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CEPF Council Approves Expansion

May 11, 2007

The Critical Ecosystem Partnership Fund (CEPF) recently won approval from the CEPF Donor Council for an expansion to three more of Asia’s biologically richest and most threatened regions.

The Council approved strategic investment plans, known as ecosystem profiles, for the Indo-Burma, Polynesia-Micronesia, and Western Ghats and Sri Lanka biodiversity hotspots April 26.

The approval includes $9.5 million for the Indochina region of Indo-Burma, $7 million for Polynesia-Micronesia, and $4.5 million for the Western Ghats region extending along the west coast of India.

"CEPF support will enable hundreds of new partners to make a difference in these highly threatened regions," said Jorgen Thomsen, CEPF executive director.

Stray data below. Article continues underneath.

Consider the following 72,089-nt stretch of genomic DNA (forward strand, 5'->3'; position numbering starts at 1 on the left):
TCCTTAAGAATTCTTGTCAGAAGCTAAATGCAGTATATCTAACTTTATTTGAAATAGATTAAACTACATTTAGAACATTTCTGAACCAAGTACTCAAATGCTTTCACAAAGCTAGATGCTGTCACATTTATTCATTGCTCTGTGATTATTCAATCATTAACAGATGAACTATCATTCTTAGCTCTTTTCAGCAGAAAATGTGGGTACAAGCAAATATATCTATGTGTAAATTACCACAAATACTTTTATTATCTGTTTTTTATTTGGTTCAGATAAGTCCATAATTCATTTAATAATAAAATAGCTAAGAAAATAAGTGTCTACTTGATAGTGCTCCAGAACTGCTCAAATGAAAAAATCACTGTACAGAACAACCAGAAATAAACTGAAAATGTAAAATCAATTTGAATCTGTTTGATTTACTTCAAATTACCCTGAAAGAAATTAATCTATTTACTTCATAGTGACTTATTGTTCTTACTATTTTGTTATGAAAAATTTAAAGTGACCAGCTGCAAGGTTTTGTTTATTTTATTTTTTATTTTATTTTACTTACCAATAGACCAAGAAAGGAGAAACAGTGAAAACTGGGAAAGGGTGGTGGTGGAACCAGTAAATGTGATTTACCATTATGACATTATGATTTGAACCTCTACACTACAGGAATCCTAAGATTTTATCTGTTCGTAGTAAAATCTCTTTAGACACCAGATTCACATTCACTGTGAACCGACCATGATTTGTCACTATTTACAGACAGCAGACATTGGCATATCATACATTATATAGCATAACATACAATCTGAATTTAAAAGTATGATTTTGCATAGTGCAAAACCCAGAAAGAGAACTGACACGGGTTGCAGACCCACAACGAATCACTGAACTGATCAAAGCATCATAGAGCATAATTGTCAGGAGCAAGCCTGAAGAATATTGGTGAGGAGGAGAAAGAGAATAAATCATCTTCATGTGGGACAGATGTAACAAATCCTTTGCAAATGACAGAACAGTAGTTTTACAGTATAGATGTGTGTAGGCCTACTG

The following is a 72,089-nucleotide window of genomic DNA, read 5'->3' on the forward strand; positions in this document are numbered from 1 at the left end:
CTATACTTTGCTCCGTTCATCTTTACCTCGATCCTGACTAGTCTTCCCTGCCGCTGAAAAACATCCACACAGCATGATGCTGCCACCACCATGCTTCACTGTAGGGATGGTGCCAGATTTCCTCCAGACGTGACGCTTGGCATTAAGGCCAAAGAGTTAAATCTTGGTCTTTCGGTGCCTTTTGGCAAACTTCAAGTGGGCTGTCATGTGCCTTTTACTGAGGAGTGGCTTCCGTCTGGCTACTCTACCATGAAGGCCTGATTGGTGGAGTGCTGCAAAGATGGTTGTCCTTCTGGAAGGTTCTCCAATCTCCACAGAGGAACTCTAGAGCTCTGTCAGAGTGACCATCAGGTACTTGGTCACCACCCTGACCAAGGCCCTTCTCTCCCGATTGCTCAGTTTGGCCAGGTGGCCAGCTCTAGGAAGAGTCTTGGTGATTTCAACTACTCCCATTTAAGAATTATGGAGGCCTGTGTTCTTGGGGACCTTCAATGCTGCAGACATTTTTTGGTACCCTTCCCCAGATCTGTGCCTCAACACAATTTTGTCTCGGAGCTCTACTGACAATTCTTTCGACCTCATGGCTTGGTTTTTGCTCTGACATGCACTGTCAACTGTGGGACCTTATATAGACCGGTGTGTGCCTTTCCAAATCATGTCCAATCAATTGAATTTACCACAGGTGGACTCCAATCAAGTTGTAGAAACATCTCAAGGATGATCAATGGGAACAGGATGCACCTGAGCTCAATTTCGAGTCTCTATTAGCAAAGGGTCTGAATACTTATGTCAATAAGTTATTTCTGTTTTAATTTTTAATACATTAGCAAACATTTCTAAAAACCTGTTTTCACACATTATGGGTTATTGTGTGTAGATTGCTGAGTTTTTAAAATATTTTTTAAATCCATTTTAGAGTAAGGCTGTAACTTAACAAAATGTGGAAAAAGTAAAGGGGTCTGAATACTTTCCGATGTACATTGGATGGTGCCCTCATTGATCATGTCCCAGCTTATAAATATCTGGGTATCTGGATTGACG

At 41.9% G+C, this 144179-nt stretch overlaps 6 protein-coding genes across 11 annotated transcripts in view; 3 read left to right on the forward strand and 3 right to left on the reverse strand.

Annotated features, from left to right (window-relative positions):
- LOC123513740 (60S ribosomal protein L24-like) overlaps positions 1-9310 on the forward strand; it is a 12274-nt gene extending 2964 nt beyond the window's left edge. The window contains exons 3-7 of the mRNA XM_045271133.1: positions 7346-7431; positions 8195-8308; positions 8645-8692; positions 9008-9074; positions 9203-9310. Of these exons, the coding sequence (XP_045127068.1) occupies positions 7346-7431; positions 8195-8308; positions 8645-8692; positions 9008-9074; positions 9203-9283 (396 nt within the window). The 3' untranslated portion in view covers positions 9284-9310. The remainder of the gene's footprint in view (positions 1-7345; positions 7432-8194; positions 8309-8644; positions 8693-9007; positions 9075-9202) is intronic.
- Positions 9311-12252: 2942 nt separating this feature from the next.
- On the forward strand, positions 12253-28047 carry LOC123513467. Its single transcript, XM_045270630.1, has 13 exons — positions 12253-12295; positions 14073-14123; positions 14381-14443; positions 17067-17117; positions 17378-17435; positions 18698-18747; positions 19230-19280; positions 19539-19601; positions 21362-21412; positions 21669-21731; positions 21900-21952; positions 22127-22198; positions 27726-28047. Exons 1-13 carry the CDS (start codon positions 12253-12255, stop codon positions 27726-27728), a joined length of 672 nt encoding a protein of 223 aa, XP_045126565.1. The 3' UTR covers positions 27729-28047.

Nongovernmental organizations and other civil society groups will be able to apply for grants to help implement the investment strategies, which were developed with diverse stakeholders in the regions. A major CEPF goal is to enable civil society to take part in conserving the hotspots.

The first step for CEPF in the expansion is developing requests for proposals to recruit a regional implementation team for each hotspot based on new terms of reference and selection criteria, also approved by the Donor Council.

Each team will provide strategic leadership in the hotspot, building a broad constituency of civil society groups working across institutional and political boundaries toward achieving the shared conservation goals identified in the profiles.

Further information, including the full profiles and requests for proposals, will be available soon.

Get the full Regional Implementation Team Terms of Reference and Selection Process (PDF, 45 KB)

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© Anup Shah/npl/Minden Pictures
The douc langur (Pygathrix nemaeus), also known as the red-shanked douc, is one of 67 globally threatened animal species to benefit from CEPF investment in Indochina.

Learn about the Indo-Burma, Polynesia-Micronesia, and Western Ghats and Sri Lanka biodiversity hotspots on www.biodiversityhotspots.org

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